If this seems like a plot that requires the violins of a Lifetime movie, rest assured that Bauer doesn’t go all vibrato on the heartstrings. On the contrary, one of the novel’s chief strengths is that its heroine is so sharp and unsentimental. No perfect mourning widow, Carmen continues to keep her weekly hotel assignation with her married lover, Danny. But rather than freeing her, Jobe’s death suddenly makes her affair less scintillating. Sex with Danny now seems as mundane as marriage itself: “It reminded Carmen vaguely of unloading the dishwasher, taking bundles of forks out and setting them in a drawer. Not unpleasant, by any means, and satisfying in its way.”
Sex and chemotherapy: What a cocktail of bodily sensations. Bauer’s strength is the down-and-dirty details that nail Carmen’s reactions with humor and precision. About having sex with Jobe, Carmen proclaims, “There was no part of her that wanted to touch him; he was fascinating the way a live lobster was.” Their honeymoon consummation leaves her “feeling the sort of mild pleasure she did when scratching a mosquito bite.” About the uncaring automaton scheduling her chemo appointment, Carmen notes, “The voice on the other end of the phone was monotone, checking off details the way a weary carnival ride operator might announce, ‘Keep your hands inside the car at all times.’ ”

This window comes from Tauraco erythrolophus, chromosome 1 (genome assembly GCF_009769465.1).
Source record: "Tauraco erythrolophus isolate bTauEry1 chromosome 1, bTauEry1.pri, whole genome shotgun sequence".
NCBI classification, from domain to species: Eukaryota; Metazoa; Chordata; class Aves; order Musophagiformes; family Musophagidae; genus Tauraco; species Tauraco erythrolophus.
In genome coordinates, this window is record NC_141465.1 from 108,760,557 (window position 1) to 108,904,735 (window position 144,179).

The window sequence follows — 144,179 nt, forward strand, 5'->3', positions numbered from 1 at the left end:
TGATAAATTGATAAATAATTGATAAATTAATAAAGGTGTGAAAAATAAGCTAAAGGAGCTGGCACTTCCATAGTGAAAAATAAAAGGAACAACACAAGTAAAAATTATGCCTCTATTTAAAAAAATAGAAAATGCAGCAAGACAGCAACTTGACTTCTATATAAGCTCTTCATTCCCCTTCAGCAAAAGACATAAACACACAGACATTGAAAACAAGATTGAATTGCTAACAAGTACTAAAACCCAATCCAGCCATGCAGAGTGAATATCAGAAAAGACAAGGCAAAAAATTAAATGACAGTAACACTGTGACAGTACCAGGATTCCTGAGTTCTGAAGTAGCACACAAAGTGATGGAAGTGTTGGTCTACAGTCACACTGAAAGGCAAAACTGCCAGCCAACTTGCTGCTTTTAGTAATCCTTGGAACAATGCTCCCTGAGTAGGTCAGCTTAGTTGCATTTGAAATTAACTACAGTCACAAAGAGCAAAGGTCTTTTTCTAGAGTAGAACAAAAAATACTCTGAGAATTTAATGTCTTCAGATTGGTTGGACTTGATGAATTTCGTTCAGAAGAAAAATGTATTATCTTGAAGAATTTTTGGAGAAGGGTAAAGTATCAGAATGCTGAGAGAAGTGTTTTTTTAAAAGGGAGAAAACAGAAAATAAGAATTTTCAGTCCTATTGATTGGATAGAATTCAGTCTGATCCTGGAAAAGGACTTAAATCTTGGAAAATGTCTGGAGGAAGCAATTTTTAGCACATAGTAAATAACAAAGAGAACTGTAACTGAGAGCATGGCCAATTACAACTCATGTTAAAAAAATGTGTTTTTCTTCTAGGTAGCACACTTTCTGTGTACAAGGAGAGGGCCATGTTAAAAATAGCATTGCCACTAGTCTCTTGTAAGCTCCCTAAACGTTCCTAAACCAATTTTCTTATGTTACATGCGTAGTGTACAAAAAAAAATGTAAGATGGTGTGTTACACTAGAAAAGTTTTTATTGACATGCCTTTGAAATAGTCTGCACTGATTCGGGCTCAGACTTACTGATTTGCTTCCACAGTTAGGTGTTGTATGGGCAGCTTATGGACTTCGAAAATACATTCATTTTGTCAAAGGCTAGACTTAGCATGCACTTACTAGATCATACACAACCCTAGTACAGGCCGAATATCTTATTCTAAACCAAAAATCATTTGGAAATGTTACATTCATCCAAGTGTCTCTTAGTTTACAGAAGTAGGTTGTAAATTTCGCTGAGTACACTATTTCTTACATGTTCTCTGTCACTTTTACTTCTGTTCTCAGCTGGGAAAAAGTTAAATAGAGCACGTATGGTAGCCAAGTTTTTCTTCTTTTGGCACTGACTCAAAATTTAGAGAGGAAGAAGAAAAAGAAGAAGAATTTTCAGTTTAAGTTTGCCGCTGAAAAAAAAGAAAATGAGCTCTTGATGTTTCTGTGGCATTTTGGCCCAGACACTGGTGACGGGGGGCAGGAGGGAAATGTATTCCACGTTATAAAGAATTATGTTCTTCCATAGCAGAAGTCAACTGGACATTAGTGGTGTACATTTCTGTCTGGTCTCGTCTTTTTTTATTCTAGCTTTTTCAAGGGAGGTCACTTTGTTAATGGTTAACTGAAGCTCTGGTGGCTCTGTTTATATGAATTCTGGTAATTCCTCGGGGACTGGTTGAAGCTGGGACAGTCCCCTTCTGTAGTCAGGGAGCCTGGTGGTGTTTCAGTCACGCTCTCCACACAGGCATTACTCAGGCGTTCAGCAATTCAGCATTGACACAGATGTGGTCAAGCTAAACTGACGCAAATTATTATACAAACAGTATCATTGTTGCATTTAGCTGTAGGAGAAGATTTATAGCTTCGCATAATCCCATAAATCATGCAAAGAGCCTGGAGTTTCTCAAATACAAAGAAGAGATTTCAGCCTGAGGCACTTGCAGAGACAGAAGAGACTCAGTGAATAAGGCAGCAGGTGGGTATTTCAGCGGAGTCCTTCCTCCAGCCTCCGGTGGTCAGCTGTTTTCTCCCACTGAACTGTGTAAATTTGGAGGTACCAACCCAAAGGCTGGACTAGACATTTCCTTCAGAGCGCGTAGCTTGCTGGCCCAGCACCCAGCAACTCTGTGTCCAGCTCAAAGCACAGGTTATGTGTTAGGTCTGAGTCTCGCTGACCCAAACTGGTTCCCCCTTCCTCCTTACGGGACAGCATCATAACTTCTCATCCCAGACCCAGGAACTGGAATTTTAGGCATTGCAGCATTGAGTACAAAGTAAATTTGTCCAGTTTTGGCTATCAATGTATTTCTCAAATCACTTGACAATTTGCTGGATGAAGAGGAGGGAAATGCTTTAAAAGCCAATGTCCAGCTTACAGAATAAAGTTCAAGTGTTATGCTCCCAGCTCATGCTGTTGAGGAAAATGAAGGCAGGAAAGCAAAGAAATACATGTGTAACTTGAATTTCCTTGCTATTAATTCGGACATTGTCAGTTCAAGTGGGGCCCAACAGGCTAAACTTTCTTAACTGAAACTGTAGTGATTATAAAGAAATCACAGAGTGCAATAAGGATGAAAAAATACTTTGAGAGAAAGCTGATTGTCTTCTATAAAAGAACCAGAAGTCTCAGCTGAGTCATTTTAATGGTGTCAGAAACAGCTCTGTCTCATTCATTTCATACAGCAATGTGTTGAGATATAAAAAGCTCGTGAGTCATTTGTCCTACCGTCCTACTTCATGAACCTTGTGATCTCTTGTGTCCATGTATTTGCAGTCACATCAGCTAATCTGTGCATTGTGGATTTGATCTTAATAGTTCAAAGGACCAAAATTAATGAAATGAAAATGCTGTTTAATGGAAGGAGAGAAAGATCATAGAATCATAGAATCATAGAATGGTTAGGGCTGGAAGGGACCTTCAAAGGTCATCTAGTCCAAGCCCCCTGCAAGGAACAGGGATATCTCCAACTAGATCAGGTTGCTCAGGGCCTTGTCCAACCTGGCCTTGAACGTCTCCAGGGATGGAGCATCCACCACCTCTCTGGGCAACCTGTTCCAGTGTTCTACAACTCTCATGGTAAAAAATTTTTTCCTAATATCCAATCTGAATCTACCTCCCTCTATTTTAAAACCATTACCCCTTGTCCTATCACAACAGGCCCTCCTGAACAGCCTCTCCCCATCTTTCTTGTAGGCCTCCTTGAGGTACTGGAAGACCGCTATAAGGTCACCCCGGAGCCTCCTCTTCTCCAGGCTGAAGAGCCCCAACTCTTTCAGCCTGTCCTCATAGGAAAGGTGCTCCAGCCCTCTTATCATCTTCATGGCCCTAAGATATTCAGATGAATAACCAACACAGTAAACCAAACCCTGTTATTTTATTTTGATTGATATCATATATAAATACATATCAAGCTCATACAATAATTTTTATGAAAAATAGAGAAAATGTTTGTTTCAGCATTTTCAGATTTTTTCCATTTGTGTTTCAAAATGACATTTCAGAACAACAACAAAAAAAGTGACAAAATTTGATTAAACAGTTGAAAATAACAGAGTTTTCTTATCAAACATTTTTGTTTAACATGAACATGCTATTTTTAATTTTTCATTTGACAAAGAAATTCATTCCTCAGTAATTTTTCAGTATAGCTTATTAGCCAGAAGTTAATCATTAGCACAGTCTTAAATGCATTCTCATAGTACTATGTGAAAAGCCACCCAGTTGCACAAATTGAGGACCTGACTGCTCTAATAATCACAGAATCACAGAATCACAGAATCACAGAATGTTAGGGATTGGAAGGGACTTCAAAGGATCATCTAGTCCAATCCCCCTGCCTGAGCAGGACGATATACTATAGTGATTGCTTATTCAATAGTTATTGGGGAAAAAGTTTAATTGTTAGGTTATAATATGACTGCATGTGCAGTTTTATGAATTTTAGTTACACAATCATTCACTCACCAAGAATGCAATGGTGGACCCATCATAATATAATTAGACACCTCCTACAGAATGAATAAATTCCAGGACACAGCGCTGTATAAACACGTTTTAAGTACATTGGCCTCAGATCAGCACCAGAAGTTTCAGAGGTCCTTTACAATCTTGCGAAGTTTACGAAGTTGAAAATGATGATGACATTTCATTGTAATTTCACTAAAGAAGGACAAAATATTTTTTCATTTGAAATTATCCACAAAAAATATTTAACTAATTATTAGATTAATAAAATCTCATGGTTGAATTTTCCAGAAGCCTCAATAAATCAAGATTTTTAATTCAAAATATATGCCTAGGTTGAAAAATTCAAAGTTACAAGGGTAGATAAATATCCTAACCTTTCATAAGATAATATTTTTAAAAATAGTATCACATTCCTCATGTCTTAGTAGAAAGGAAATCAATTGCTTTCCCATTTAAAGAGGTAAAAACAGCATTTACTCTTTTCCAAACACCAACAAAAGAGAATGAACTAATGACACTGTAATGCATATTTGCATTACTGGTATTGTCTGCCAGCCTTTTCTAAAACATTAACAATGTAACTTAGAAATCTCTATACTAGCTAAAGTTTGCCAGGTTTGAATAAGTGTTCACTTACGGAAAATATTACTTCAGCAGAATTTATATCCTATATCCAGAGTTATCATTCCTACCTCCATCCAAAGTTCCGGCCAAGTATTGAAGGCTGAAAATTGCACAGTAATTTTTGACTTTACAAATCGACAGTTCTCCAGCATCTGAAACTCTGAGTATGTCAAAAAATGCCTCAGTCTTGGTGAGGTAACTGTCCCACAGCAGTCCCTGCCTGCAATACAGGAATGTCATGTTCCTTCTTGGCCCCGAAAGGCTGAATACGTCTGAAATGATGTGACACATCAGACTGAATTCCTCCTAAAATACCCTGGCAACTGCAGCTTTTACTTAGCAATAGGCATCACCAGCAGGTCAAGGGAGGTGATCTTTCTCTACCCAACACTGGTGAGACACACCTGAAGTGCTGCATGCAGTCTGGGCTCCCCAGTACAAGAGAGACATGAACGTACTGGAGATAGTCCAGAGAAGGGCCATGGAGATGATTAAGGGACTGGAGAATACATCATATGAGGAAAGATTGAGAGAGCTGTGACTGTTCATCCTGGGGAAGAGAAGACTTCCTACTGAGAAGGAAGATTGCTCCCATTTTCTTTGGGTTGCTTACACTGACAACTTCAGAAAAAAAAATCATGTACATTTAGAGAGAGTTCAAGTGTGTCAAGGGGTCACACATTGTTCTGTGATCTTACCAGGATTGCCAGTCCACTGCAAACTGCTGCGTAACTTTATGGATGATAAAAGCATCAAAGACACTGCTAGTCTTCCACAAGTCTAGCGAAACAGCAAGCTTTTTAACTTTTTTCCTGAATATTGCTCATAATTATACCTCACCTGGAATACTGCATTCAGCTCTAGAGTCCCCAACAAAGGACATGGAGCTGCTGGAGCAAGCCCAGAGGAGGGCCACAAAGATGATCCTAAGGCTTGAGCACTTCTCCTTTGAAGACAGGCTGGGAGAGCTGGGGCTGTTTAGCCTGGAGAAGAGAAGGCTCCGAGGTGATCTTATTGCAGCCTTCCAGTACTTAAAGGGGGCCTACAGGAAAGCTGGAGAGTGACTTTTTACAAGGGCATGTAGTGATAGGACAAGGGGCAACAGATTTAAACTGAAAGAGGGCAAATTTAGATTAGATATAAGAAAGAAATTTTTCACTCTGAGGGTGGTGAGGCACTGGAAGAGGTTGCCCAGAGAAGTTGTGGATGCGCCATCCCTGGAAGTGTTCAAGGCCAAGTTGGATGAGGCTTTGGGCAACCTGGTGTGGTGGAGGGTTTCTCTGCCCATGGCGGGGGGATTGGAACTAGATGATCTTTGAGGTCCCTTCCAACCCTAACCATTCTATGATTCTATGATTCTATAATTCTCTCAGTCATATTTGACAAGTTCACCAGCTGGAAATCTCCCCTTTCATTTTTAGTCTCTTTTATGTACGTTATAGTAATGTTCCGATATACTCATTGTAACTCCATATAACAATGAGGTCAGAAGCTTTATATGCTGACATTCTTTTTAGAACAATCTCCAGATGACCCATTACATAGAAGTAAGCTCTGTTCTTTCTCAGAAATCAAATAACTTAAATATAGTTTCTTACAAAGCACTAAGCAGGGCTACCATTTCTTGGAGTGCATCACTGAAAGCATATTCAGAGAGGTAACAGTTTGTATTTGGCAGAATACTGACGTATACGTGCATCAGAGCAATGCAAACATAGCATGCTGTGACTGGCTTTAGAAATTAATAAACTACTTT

“The Forever Marriage” is told in alternating chapters that contrast Carmen’s current life with the beginning of her courtship with her husband, when she was 21, unrooted, too poor to finish college, and still smarting from the death of her mother. Jobe not only comes from money, but his kind mother serves as a mooring presence for Carmen.
The sections laying bare the blow-by-blows of marital history are less engaging than those dealing with Carmen’s current conundrums. And since the backstory takes up such a large chunk of the novel, Bauer doesn’t have as much time to develop some of the most fascinating aspects of her heroine’s plight. We see very little about how the couple negotiates having a child with Down syndrome. “The ugly genius and his pretty little wife are going to have a retarded baby,” Jobe announces before the baby is born, and he seems not alarmed by the news but complacent, accepting. Nor do we get a full sense of Carmen’s relationship with her other two children, either before or after Jobe’s death. Her teenaged daughter has a mini-drama about birth control then mostly fades into the background; her youngest son’s main role is to insist that he is being visited by his father’s ghost from the great beyond.
That ghost drops in on Carmen as well, urging her to decipher Riemann’s Hypothesis, the mathematical puzzle that Jobe was unable to finish solving in his lifetime. . Except, perhaps, he really did, in those enigmatic notes on the dining room table. And Carmen — an art history major and Web site designer, long dismissed as a bit of a ditz — rises to the challenge, with some help from her lover and a shapely Romanian graduate student. This part of the plot is scintillating, like a modern update of A.S. Byatt’s “Possession.”The hypothesis proves what Carmen grows to understand about her bad luck, as her oncologist explains about the odds of surviving cancer: “Groups are consistent; individuals are random. You are but one point in a set of millions. Your course is not determined.”
Zeidner’s fifth novel, “Love Bomb,” is forthcoming. She directs the MFA Program in Creative Writing at Rutgers-Camden.